Thursday: Call on How “Fiscal Cliff” Threatens Those in Poverty in the U.S. and Abroad
As Congress works to craft a deficit reduction package, it could very well impact all the poverty-focused work RESULTS has spent decades on, both for people here in the U.S. and for people all around the world — programs like the Earned Income Tax Credit (EITC), Child Tax Credit (CTC), SNAP (formerly Food Stamps), Head Start, child care assistance, and strategic, compassionate, poverty-focused foreign assistance. These programs face threats in both any immediate legislation to address the fiscal cliff since cuts to specific programs or overall non-defense discretionary (NDD) programs might be used as part of the “down payment” to avert the cliff. Read below for more details.
Do you want to understand the fiscal cliff? Do you want training on how to better speak about poverty and the budget? Listen to our laser talk guide to help you better speak about these issues.
More on the Threats to Anti-Poverty Programs
While Congress will not make any specific cuts to specific discretionary or NDD programs in the next few weeks, they still face budget threats. Last year’s Budget Control Act included over $1 trillion in cuts through caps to discretionary (annually funded) programs such as foreign aid, Head Start, child care assistance, and WIC. To reach a deal, we could see additional caps on overall discretionary funding. These programs are already operating on bare bone budgets and we cannot balance the budget at the expense of smart, compassionate, poverty-fighting solutions that assist children and families around the world.
TAKE ACTION: Use our December Global action sheet to raise your voice for the preservation of foreign assistance! And, e-mail Congress telling them to protect Head Start and child care using our New Census data shows that Earned Income Tax Credit (EITC) and Child Tax Credit (CTC) lifted 8.7 million people out of poverty last year. This includes many military families (see this blogpost for examples) and single working parents. Overall, the EITC is the nation’s best tool for reducing poverty among children and that it offers families temporary support working families need to climb out of poverty. These key tax credits face two threats: that critical expansions to the EITC and CTC will expire this year, and that they will face deep cuts in a broader deficit reduction package. The Tax Policy Center estimates that if the improvements enacted under the American Recovery and Reinvestment Act (ARRA) expire as scheduled, 11 million working families will lose an average of $854 from their Child Tax Credit, and 7 million families will lose an average of $532 from their EITC. And, deep cuts to EITC and CTC for low-income that are part of a broader budget deal could be devastating to millions more families.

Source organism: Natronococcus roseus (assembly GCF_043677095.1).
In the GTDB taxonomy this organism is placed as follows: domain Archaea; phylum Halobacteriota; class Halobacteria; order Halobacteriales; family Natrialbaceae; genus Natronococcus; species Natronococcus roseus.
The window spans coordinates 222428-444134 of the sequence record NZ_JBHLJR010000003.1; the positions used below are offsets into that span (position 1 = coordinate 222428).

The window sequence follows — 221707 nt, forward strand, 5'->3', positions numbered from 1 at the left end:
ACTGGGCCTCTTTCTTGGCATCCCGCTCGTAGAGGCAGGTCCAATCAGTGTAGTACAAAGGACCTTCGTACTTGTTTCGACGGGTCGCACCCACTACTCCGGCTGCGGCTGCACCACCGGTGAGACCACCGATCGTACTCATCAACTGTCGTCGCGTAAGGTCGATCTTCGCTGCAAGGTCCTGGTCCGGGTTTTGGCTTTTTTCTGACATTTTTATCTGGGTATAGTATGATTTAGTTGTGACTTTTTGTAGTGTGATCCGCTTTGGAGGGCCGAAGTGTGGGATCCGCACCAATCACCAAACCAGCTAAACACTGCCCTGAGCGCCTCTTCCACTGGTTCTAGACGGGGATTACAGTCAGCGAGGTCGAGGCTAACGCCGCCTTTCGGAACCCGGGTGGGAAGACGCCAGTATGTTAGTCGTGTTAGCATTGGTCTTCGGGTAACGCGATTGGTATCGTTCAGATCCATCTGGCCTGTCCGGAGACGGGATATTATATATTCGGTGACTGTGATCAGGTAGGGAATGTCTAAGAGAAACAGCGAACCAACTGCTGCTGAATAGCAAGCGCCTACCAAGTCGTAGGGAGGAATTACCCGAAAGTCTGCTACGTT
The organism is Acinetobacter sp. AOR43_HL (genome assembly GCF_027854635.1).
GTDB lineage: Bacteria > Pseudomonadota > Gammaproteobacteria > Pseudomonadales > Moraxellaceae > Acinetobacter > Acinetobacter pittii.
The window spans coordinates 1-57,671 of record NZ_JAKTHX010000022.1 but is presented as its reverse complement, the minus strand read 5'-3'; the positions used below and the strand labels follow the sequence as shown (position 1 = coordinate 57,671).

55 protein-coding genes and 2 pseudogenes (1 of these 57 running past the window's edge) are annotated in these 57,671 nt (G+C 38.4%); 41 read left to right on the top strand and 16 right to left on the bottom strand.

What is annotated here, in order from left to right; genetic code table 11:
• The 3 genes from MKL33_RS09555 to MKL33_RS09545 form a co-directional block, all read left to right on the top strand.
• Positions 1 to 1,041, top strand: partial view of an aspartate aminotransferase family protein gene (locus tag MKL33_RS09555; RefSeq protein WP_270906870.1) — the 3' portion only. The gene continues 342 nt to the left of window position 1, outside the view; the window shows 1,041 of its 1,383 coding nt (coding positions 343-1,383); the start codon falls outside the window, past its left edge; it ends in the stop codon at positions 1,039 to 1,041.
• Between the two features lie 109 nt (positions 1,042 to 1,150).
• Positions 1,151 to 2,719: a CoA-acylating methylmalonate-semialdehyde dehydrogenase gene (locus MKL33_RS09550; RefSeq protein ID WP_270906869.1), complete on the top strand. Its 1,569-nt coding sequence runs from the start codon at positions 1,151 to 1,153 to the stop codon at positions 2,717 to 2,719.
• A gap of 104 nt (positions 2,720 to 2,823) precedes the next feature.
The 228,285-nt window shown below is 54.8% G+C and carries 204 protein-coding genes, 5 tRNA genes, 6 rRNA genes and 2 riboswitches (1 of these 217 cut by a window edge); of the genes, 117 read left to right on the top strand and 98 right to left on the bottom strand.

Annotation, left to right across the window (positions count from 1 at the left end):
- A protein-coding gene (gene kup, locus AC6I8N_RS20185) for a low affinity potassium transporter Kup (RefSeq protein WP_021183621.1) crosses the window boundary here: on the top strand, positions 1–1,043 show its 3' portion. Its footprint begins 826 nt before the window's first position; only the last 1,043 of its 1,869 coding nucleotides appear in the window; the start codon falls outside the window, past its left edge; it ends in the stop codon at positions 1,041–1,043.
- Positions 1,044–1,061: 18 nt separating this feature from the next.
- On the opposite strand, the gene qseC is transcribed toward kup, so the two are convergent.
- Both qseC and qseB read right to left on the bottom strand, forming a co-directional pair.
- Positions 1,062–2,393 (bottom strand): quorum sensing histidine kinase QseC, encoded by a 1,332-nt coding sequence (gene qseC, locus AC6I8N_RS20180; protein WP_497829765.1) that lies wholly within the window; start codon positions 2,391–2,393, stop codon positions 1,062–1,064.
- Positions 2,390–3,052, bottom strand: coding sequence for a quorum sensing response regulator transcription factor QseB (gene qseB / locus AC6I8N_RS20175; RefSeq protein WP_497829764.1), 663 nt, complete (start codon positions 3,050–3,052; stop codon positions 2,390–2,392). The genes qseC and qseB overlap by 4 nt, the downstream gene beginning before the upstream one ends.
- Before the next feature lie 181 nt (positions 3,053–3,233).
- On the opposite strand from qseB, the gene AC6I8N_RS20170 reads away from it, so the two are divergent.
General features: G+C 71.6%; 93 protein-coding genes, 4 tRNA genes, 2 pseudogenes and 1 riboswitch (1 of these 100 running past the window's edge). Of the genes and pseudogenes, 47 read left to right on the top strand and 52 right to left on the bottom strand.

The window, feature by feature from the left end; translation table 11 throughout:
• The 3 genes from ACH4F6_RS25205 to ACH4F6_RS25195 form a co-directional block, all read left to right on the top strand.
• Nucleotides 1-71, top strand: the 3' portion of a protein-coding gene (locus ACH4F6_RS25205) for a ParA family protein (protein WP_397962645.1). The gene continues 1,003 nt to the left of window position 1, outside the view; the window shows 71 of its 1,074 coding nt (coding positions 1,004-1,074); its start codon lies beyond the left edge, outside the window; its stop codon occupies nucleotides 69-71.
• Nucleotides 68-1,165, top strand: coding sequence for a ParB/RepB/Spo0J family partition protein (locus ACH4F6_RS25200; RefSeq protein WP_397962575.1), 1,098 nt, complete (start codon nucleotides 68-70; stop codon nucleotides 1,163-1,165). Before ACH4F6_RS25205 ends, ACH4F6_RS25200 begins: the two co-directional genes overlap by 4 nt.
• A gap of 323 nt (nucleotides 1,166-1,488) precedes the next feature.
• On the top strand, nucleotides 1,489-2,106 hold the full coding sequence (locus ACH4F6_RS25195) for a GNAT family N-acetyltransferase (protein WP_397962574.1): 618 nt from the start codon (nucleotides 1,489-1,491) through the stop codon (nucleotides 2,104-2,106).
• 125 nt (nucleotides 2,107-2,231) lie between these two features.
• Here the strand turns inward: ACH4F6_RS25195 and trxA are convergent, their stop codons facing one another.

TAKE ACTION: Call the tax aides in your House and both Senate offices about the EITC and CTC. The December Action has all the information you need for your conversation. For many, this is a follow up to a request that you’ve made already — checking to see if they asked his/her boss to speak to Senate (Sens. Reid/McConnell) or House (Reps. Boehner/Pelosi) leadership, requesting that:
- They make the expiring improvements to the EITC and CTC permanent
- They support a principle that specifically protects the EITC and CTC from cuts in any deficit reduction framework.
If you cannot call, send an email to your members of Congress to protect the EITC and CTC in deficit reduction negotiations using RESULTS Supplemental Nutrition Assistance Program (SNAP, formerly food stamps) also faces serious cuts, perhaps beyond the $4 billion in cuts over 10 years passed by the Senate last summer as a part of their new Farm Bill. RESULTS staff continue to join allies in lobby meetings with Congress and at the White House, urging policymakers to make protecting programs for low-income families, and specifically SNAP, a priority in negotiations.
TAKE ACTION: You can amplify this work by e-mailing Congress using our health care action alert.
And, are you on social media? We urge you to weigh in – see our blogpost: Three Great Ongoing Social Media Advocacy Campaigns to Get Involved With! for details.
Join the movement to end poverty! RESULTS regularly hosts Introductory Calls, including one this Friday. These 30-45 minute calls are perfect for people looking to be inspired about advocacy and learn more about RESULTS and our work. The next call is Friday, December 14, at 1 pm ET. You can register for an upcoming call at http://tinyurl.com/RESULTSMeetandGreet. For more information about RESULTS and how you can make a difference, including our work in communities across the country to create the political will to end poverty, please visit our website: www.results.org.